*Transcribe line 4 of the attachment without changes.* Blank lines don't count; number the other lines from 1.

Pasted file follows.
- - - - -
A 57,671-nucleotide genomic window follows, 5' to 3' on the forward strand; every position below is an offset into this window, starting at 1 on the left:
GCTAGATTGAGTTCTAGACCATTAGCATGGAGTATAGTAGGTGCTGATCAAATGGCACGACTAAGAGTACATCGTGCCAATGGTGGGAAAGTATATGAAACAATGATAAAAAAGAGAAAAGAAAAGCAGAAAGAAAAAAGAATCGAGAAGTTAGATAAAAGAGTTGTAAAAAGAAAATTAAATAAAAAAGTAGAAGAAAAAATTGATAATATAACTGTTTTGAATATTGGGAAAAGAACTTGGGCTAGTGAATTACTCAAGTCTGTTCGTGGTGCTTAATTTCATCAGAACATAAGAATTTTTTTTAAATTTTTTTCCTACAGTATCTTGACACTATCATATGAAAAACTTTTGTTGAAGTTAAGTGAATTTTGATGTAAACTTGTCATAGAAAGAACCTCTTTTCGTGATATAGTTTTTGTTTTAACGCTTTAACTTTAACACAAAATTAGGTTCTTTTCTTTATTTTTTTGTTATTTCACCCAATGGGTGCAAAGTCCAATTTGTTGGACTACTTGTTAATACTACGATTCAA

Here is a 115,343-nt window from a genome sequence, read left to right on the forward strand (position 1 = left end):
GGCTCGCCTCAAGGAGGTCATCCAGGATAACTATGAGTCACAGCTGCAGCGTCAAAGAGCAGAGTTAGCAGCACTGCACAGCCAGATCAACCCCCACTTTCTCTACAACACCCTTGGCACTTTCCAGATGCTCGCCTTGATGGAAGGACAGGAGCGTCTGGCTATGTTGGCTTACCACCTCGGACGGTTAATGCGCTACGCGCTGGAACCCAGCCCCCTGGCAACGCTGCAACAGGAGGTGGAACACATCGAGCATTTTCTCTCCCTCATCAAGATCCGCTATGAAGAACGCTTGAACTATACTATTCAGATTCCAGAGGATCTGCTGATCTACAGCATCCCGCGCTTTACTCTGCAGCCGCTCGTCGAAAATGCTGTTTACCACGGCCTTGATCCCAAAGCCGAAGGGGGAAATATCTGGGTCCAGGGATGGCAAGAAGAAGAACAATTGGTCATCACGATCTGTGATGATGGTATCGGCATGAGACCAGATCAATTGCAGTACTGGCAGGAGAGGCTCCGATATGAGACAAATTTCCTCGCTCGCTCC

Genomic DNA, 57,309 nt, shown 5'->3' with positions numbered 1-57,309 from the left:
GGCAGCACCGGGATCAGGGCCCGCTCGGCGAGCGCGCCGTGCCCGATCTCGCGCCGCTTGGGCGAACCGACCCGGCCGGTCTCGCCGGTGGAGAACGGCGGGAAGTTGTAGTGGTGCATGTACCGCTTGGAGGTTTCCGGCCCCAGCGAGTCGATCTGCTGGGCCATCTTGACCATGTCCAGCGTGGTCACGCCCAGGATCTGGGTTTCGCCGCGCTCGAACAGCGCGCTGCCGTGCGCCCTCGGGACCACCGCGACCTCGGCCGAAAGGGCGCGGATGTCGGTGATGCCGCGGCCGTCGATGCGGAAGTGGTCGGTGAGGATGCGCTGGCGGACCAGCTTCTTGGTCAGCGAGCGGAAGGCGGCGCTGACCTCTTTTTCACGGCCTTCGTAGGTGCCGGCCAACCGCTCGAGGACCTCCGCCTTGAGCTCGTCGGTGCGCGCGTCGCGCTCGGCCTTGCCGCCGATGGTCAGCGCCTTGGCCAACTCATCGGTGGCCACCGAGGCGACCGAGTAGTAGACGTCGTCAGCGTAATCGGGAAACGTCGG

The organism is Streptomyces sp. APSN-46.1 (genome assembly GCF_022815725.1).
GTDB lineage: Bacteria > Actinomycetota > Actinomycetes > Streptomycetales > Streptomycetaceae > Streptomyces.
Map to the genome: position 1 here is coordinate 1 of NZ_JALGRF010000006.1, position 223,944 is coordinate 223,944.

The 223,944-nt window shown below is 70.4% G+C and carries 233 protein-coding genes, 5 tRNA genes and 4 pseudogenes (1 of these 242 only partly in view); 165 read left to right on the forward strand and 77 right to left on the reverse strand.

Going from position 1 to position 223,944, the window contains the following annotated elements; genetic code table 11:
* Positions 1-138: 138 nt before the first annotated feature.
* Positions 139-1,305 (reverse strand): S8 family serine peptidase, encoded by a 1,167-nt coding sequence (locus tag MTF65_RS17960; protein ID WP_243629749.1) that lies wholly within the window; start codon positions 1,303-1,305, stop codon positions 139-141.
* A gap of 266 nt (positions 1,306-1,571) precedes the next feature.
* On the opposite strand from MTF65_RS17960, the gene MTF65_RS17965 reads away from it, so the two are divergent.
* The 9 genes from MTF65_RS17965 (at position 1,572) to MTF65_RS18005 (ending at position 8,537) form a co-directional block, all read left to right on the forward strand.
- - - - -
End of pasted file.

GGCTCGCCTCAAGGAGGTCATCCAGGATAACTATGAGTCACAGCTGCAGCGTCAAAGAGCAGAGTTAGCAGCACTGCACAGCCAGATCAACCCCCACTTTCTCTACAACACCCTTGGCACTTTCCAGATGCTCGCCTTGATGGAAGGACAGGAGCGTCTGGCTATGTTGGCTTACCACCTCGGACGGTTAATGCGCTACGCGCTGGAACCCAGCCCCCTGGCAACGCTGCAACAGGAGGTGGAACACATCGAGCATTTTCTCTCCCTCATCAAGATCCGCTATGAAGAACGCTTGAACTATACTATTCAGATTCCAGAGGATCTGCTGATCTACAGCATCCCGCGCTTTACTCTGCAGCCGCTCGTCGAAAATGCTGTTTACCACGGCCTTGATCCCAAAGCCGAAGGGGGAAATATCTGGGTCCAGGGATGGCAAGAAGAAGAACAATTGGTCATCACGATCTGTGATGATGGTATCGGCATGAGACCAGATCAATTGCAGTACTGGCAGGAGAGGCTCCGATATGAGACAAATTTCCTCGCTCGCTCC